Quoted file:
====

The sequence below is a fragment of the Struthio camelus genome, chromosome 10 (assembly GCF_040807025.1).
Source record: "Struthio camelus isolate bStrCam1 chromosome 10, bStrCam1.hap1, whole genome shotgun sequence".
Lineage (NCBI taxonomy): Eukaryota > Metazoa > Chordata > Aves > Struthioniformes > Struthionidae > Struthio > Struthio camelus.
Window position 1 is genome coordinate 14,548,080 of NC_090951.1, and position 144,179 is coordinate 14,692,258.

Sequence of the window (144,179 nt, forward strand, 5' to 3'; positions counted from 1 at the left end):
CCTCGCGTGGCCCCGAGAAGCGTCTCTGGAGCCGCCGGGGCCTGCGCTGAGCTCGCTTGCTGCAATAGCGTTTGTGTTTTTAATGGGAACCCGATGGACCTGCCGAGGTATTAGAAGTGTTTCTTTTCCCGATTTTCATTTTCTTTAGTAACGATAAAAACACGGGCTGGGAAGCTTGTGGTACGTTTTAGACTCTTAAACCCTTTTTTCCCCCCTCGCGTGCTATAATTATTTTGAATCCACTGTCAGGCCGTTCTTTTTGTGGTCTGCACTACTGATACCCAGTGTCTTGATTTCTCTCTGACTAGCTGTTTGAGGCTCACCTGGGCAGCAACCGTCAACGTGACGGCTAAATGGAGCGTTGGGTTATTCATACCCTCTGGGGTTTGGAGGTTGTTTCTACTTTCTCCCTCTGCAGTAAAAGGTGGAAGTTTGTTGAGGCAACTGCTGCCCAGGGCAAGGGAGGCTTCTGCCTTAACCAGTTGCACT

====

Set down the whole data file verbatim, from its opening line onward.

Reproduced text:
The sequence below is a fragment of the Struthio camelus genome, chromosome 10 (assembly GCF_040807025.1).
Source record: "Struthio camelus isolate bStrCam1 chromosome 10, bStrCam1.hap1, whole genome shotgun sequence".
Lineage (NCBI taxonomy): Eukaryota > Metazoa > Chordata > Aves > Struthioniformes > Struthionidae > Struthio > Struthio camelus.
Window position 1 is genome coordinate 14,548,080 of NC_090951.1, and position 144,179 is coordinate 14,692,258.

Sequence of the window (144,179 nt, forward strand, 5' to 3'; positions counted from 1 at the left end):
CCTCGCGTGGCCCCGAGAAGCGTCTCTGGAGCCGCCGGGGCCTGCGCTGAGCTCGCTTGCTGCAATAGCGTTTGTGTTTTTAATGGGAACCCGATGGACCTGCCGAGGTATTAGAAGTGTTTCTTTTCCCGATTTTCATTTTCTTTAGTAACGATAAAAACACGGGCTGGGAAGCTTGTGGTACGTTTTAGACTCTTAAACCCTTTTTTCCCCCCTCGCGTGCTATAATTATTTTGAATCCACTGTCAGGCCGTTCTTTTTGTGGTCTGCACTACTGATACCCAGTGTCTTGATTTCTCTCTGACTAGCTGTTTGAGGCTCACCTGGGCAGCAACCGTCAACGTGACGGCTAAATGGAGCGTTGGGTTATTCATACCCTCTGGGGTTTGGAGGTTGTTTCTACTTTCTCCCTCTGCAGTAAAAGGTGGAAGTTTGTTGAGGCAACTGCTGCCCAGGGCAAGGGAGGCTTCTGCCTTAACCAGTTGCACT